IATA Wheelchair Assistance Workshop
By PVA National Staff
On December 3, Senior Associate Advocacy Director, Lee Page, attended the International Air Transport Association’s (IATA) workshop on wheelchair and disability assistance at JFK International Airport. The workshop was supported by the Port Authority of New York and New Jersey and the JFK Terminal 4 Airlines Consortium. Attendees included representatives from the U.S. Department of Transportation, airlines, airports, travel agents, and disability organizations.
The Air Carrier Access Act of 1986 requires airlines to support disabled passengers in navigating the airport experience. No description or documentation of the disability being accommodated is required. According to the airlines, a significant percentage of persons requesting wheelchair support are not technically disabled. Rather many people are asking for wheelchair support in order to avoid walking long distances, to get through security lines faster, or for help in finding their gate or baggage claim area.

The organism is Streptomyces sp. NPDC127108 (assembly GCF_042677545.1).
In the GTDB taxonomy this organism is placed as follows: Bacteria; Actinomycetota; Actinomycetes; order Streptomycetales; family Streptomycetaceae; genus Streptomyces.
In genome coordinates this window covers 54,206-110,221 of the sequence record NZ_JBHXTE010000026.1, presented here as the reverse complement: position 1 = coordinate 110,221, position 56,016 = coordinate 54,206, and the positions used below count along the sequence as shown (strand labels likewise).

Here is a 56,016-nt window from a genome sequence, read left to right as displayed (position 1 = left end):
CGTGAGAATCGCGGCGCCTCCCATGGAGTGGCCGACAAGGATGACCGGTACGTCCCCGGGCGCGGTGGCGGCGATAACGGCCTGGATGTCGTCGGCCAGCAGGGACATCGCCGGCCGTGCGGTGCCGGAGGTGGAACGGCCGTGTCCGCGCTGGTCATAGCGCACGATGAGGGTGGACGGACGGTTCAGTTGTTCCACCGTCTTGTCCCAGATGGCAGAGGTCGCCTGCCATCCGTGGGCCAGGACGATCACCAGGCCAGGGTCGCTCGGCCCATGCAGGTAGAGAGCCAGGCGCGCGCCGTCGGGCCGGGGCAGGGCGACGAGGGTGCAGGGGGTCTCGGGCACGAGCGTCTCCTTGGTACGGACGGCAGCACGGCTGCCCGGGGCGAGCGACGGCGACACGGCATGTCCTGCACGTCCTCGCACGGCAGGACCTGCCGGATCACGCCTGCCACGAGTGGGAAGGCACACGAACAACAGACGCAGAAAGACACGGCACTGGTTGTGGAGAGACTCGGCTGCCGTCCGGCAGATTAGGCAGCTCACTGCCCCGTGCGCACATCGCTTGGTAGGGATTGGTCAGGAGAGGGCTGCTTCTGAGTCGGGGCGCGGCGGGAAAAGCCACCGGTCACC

Wheelchair assistance represents a significant and growing cost to airlines. At JFK alone, it is estimated that airlines provide more than 1.4 million wheelchairs pushes each year (out of a total of approximately 65 million passengers), with an average cost of $35 per push ($70 round trip). Other major U.S. airports are seeing a similar volume of requests.
A 2018 IATA survey found that the number of wheelchair assistance requests increased by 30 percent globally between 2016 and 2017. The survey found that the reasons for request were age (elderly passengers), distance (unable to walk), language challenges, temporary disabilities (medical conditions), and way-finding (worried about being lost in the airport).
The main objectives of the workshop were to: 1) assess the magnitude of the wheelchair assistance problem; 2) find ways to reduce the rate of wheelchair assistance by advocating for alternative service to those passengers who are not disabled but need assistance to navigate the airport; 3) promote dialogue between disability associations, policymakers, and industry for a regulatory framework that eliminates operational complexity and increases access to air transport for persons with disabilities; and 4) analyze the results of the workshop and provide recommendations for the ways to address this challenge.